On Wednesday, a federal judge ruled that he would not vacate the permit for the Dakota Access pipeline and would allow it to operate while federal regulators finish up a review on the project's environmental impacts.
The Hill reported that in a 28-page ruling, U.S. District Judge James Boasberg, declared the Army Corps of Engineers’ review on the environmental impacts of the pipeline had “significant possibility of justifying its prior determinations,” legitimizing the corps’ decision to grant permission to build the pipeline in the first place.
Judge Boasberg rejected an initial review conducted by the corps in June, ruling that the corps “did not adequately consider the impacts of an oil spill on fishing rights, hunting rights, or environmental justice, or the degree to which the pipeline’s effects are likely to be highly controversial.”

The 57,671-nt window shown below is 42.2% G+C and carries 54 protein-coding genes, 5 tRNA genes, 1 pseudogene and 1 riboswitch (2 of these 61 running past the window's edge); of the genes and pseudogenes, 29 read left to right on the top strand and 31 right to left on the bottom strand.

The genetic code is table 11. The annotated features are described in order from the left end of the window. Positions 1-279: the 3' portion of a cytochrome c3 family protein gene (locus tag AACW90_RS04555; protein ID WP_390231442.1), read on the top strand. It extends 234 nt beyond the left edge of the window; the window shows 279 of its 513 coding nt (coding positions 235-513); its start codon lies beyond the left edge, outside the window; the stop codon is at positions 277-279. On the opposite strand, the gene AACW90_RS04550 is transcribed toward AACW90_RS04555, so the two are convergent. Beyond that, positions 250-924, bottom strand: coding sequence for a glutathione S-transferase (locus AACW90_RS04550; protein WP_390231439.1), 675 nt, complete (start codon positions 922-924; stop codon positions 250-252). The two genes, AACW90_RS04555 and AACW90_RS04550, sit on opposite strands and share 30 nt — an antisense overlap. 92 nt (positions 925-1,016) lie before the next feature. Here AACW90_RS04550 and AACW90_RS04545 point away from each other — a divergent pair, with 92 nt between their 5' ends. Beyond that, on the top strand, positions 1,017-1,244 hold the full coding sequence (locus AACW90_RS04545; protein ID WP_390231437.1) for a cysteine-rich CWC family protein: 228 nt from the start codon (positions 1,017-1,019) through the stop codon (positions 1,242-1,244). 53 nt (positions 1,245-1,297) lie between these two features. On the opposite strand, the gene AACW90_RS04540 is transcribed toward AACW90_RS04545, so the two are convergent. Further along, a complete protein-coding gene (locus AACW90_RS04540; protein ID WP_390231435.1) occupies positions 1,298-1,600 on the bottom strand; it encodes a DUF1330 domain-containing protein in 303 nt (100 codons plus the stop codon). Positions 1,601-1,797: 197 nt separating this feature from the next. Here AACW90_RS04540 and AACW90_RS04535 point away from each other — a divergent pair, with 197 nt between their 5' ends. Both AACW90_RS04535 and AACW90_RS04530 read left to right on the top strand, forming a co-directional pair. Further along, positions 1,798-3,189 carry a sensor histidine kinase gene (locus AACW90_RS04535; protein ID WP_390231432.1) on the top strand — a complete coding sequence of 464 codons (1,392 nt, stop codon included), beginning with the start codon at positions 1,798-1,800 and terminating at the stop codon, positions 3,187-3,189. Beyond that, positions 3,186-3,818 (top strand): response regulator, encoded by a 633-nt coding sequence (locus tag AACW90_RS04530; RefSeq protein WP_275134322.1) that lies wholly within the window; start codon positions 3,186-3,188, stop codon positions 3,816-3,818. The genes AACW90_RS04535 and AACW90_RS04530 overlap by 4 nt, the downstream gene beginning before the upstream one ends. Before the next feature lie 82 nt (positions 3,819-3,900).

Although Judge Boasberg initially believed that the federal government “substantially complied” with environmental permitting laws governing the Dakota Access project, he required that the corps account for the aforementioned impacts.
The pipeline, which has been in operation since June of this year, faced fierce opposition from native tribes in the area, as well as environmental activists since 2014.
Judge Boasberg’s decision marks a big win for Dakota Access and the Trump administration, which supports the pipeline, as the review may take as long as next Spring to finalize.
(Cover Photo: Fibonacci Blue)
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